Rural-Urban Differences in Costs of End-of-Life Care for the Last 6 Months of Life Among Patients with Breast, Lung, or Colorectal Cancer

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Abstract

Purpose

The purpose of this study was to examine rural-urban differences in utilization and expenditures in the last 6 months of life for patients with breast, lung, or colorectal cancer.

Methods

The study used a 5% sample of the 2013 Medicare Research Identifiable Files to study utilization and expenditures for beneficiaries with breast, lung, or colorectal cancer during the last 6 months before death (n = 6,214). End of life expenditures were calculated as the sum of total Medicare expenditures for inpatient, outpatient, physician, home health, hospice, and skilled nursing facility costs during the last 6 months of life.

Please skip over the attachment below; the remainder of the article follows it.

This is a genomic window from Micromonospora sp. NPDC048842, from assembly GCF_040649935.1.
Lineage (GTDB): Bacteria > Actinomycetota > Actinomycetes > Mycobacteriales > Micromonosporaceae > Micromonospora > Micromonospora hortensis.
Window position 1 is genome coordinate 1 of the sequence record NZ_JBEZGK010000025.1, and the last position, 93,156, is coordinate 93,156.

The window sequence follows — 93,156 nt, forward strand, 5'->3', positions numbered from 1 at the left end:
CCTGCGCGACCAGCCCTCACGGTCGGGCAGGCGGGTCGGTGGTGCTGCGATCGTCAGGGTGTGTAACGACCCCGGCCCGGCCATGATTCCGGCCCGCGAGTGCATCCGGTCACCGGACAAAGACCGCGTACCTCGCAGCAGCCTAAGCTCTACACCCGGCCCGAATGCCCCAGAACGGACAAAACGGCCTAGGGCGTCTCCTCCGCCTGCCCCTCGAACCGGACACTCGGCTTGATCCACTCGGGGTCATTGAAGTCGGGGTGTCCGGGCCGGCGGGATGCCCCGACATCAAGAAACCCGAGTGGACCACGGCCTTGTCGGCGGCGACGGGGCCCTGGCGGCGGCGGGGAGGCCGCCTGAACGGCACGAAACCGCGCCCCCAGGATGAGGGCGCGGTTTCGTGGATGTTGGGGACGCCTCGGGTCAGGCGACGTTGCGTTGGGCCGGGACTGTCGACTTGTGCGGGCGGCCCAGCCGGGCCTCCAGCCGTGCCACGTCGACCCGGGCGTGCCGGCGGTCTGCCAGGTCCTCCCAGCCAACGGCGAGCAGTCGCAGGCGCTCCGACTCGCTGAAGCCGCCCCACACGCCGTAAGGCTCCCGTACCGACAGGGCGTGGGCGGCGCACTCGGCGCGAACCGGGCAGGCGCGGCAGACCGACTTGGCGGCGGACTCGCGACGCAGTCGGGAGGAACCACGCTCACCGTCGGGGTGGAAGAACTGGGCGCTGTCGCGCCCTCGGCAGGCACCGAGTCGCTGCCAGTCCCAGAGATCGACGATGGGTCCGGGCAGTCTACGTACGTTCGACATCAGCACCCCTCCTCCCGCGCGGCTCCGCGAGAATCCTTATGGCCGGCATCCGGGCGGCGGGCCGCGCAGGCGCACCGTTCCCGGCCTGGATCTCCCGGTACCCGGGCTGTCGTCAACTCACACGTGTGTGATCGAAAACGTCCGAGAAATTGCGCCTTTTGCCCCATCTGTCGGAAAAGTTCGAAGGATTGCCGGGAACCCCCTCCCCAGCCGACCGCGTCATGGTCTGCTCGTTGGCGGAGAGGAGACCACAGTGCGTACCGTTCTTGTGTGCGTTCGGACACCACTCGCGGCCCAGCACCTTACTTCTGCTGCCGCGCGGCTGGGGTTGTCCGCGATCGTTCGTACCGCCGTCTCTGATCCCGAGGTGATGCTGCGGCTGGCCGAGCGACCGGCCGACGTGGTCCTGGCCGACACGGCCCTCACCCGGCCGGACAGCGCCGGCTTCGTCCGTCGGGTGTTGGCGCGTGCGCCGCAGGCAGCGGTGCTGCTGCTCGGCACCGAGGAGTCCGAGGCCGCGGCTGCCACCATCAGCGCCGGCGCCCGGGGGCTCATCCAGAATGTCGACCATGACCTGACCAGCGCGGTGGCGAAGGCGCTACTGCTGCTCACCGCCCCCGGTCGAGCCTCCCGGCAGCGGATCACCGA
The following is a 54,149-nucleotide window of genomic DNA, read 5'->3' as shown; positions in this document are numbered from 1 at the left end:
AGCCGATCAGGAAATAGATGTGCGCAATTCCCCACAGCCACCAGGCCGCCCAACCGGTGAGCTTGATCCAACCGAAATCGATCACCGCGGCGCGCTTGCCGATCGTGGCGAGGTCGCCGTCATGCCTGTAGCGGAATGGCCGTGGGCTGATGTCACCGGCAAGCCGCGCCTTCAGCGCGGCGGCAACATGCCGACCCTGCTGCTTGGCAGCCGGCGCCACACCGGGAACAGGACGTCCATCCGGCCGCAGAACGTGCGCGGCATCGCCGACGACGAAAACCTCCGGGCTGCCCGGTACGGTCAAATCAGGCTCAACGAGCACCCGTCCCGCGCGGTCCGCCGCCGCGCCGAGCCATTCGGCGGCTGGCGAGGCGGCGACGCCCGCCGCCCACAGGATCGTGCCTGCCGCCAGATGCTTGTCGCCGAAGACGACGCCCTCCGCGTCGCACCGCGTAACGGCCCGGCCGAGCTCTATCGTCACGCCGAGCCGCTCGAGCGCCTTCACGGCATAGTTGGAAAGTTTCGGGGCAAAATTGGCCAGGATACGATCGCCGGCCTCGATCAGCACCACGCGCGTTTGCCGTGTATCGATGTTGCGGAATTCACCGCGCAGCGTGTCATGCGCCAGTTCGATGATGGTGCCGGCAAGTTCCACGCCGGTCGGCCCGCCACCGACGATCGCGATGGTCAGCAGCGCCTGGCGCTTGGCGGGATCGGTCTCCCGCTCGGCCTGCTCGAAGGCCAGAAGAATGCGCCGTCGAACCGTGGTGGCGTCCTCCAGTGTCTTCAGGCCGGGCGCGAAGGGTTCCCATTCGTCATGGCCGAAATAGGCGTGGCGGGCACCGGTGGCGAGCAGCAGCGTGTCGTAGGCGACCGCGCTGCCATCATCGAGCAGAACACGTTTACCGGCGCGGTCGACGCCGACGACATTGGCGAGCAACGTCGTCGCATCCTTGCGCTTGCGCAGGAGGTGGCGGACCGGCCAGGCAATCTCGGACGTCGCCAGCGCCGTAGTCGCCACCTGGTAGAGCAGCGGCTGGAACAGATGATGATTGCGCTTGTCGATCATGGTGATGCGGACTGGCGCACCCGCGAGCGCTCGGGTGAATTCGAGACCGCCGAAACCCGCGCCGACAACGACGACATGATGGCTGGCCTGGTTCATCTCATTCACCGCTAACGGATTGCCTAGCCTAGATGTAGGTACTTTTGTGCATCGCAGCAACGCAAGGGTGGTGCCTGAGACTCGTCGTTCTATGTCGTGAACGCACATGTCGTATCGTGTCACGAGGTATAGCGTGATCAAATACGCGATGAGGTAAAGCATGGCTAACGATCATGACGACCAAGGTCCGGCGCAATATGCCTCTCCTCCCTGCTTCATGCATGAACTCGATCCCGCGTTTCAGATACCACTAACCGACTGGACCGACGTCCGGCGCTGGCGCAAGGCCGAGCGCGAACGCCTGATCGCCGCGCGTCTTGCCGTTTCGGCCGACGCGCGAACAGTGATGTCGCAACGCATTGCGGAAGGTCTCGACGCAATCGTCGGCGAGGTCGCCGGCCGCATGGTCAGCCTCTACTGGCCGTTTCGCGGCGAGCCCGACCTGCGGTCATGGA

Findings

For each type of cancer, total Medicare expenditures in the last 6 months of life were lower for rural decedents compared to their urban counterparts. During the last 6 months of life, median Medicare expenditures were lower for rural decedents for breast cancer ($21,839 vs $25,698), lung cancer ($22,814 vs $27,635), and colorectal cancer ($24,156 vs $28,035; all differences significant at P < .05). In adjusted models, care for rural decedents was less costly than urban decedents for breast, lung, and colorectal cancer, respectively.

Conclusions

Our findings indicate that Medicare expenditures are lower for rural beneficiaries with each type of cancer than urban beneficiaries, even after adjusting for age, gender, race, dual eligibility, region, chronic conditions, and type of service utilization. The findings from this study can be useful for policymakers in developing programs and resource allocation decisions that impact rural beneficiaries.

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